Table 4. Reliability indices of the EOS.

Table 3 shows the results from the analysis of factor invariance of the EOS across gender groups. The constrained model with equivalent thresholds and factor loadings for males and females (scalar invariance) showed an adequate fit (CFI = 0.915; TLI = 0.916; RMSEA = 0.046), and ΔCFI ≤ 0.01 (0.911–0.915 = -0.004).

Reliability and Convergent Validity

The ordinal omega coefficients and their confidence intervals are shown in Table 4. These coefficients ranged between 0.68 and 0.84. The test-retest correlation coefficients (Spearman rho) ranged between 0.60 and 0.69 (see Table 4).

The correlation coefficients (Spearman rho) between the participants’ scores on the six dimensions of the EOS and their scores on the Entrepreneurial Attitude Scale were as follows: innovativeness, 0.41; risk-taking, 0.37; proactiveness, 0.56; competitiveness, 0.34; achievement orientation, 0.54; and learning orientation, 0.55 (p = 0.001).

Differences in Entrepreneurial Orientation Across Gender Groups

Having established the scalar invariance of the EOS across gender groups we then compared the means – both latent and observed – obtained by males and females on the six dimensions of the scale. It can be seen in Table 5 that although there were significant differences between males and females on the competitiveness and learning orientation dimensions, the effect sizes for all the comparisons were small.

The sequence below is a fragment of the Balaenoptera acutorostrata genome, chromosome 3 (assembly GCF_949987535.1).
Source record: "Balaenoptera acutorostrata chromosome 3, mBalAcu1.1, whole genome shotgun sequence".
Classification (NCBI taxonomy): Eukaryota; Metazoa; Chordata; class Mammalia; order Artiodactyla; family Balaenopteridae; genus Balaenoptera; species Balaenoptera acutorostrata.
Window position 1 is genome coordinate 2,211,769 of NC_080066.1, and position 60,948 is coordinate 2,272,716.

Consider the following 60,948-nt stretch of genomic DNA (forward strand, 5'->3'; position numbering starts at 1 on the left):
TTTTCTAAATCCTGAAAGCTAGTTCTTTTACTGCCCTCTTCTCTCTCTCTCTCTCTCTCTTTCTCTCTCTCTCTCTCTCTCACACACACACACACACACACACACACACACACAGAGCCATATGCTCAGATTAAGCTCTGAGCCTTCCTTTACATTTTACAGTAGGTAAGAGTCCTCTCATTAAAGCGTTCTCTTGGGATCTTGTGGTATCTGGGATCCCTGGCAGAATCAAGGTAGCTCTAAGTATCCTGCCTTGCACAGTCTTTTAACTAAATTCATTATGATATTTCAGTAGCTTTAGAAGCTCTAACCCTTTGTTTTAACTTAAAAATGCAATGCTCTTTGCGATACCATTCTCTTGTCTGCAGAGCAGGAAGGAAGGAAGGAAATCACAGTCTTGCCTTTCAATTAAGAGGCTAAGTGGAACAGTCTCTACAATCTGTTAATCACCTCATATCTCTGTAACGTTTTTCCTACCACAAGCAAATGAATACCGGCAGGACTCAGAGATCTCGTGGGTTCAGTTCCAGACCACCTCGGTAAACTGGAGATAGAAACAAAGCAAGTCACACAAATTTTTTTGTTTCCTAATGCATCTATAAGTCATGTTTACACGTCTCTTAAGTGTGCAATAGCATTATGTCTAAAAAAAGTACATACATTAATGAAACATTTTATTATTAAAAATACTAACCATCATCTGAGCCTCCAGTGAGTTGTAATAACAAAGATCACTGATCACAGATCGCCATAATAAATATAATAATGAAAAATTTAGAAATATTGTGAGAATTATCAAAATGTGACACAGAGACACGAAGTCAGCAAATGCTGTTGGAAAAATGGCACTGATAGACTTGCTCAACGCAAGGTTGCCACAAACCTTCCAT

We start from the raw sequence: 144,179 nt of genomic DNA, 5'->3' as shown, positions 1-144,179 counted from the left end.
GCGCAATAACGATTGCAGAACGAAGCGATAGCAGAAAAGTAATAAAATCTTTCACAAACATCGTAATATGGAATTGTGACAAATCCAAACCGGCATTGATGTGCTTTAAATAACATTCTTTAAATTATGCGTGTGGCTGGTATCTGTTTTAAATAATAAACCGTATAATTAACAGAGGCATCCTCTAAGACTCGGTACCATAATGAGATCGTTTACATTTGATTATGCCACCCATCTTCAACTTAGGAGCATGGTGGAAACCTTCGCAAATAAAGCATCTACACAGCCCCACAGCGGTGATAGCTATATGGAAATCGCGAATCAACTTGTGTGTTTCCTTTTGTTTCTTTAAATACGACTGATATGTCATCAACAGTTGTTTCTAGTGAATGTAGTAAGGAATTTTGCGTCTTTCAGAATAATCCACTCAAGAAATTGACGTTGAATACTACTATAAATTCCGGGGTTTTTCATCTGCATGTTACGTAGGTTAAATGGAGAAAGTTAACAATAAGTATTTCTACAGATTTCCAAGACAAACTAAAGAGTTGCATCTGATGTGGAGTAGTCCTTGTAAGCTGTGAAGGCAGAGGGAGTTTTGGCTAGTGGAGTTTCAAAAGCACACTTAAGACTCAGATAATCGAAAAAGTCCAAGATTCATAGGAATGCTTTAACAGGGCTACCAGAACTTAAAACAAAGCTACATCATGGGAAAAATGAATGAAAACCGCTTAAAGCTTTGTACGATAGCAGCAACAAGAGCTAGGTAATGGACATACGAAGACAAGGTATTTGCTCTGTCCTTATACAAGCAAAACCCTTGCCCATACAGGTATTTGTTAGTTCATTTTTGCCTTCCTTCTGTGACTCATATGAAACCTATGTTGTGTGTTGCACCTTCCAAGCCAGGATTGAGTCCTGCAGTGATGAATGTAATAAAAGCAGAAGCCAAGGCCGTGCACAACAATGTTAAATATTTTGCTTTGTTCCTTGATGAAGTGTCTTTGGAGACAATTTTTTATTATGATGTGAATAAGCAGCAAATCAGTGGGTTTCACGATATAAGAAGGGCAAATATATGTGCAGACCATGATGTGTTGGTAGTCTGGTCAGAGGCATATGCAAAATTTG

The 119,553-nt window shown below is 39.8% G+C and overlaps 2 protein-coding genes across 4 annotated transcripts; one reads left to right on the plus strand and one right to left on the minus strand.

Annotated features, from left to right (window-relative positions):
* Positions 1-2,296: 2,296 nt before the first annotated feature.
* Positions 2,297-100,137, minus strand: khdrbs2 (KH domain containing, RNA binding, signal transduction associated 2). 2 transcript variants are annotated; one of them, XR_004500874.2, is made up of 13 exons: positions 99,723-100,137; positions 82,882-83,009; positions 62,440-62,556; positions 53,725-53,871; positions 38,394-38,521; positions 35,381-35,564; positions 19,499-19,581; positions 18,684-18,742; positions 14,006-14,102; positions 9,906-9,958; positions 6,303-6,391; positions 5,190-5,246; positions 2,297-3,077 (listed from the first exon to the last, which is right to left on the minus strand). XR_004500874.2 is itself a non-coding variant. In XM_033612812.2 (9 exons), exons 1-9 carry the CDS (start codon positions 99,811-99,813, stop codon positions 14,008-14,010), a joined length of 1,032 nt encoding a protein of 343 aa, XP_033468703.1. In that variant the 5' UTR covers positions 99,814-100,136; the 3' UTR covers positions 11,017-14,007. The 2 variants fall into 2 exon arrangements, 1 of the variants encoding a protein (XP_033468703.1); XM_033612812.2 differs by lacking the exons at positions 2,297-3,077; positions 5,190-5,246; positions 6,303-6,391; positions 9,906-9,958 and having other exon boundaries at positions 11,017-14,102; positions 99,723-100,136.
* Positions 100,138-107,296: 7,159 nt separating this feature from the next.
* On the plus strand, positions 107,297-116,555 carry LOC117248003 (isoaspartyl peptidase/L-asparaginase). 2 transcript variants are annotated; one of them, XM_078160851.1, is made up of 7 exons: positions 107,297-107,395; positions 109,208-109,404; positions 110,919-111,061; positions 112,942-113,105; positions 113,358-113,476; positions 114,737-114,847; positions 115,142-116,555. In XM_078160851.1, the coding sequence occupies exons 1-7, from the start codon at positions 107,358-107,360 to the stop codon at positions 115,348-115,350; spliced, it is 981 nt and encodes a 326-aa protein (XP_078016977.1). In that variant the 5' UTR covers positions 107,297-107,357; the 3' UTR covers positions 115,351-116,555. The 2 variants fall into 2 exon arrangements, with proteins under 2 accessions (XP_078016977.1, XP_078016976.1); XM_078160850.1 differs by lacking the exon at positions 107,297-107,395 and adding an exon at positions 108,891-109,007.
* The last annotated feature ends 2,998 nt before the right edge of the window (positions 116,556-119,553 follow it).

Table 5. Differences between males and females in latent and observed means.

Concurrent Relationships of EO With Self-Efficacy and Personal Initiative

Gender, age, and previous work experience accounted for 1.5% of the variance in self-efficacy. The dimensions of EO accounted for a further 26.5% (large effect size), leading to a total explained variance of 28% (see Table 6). Proactiveness, competitiveness, and learning orientation were significant predictors of self-efficacy. Higher scores on these EO dimensions were related to greater self-efficacy.


Table 6. Multiple regressions of control variables and EO dimensions on self-efficacy and personal initiative dimensions.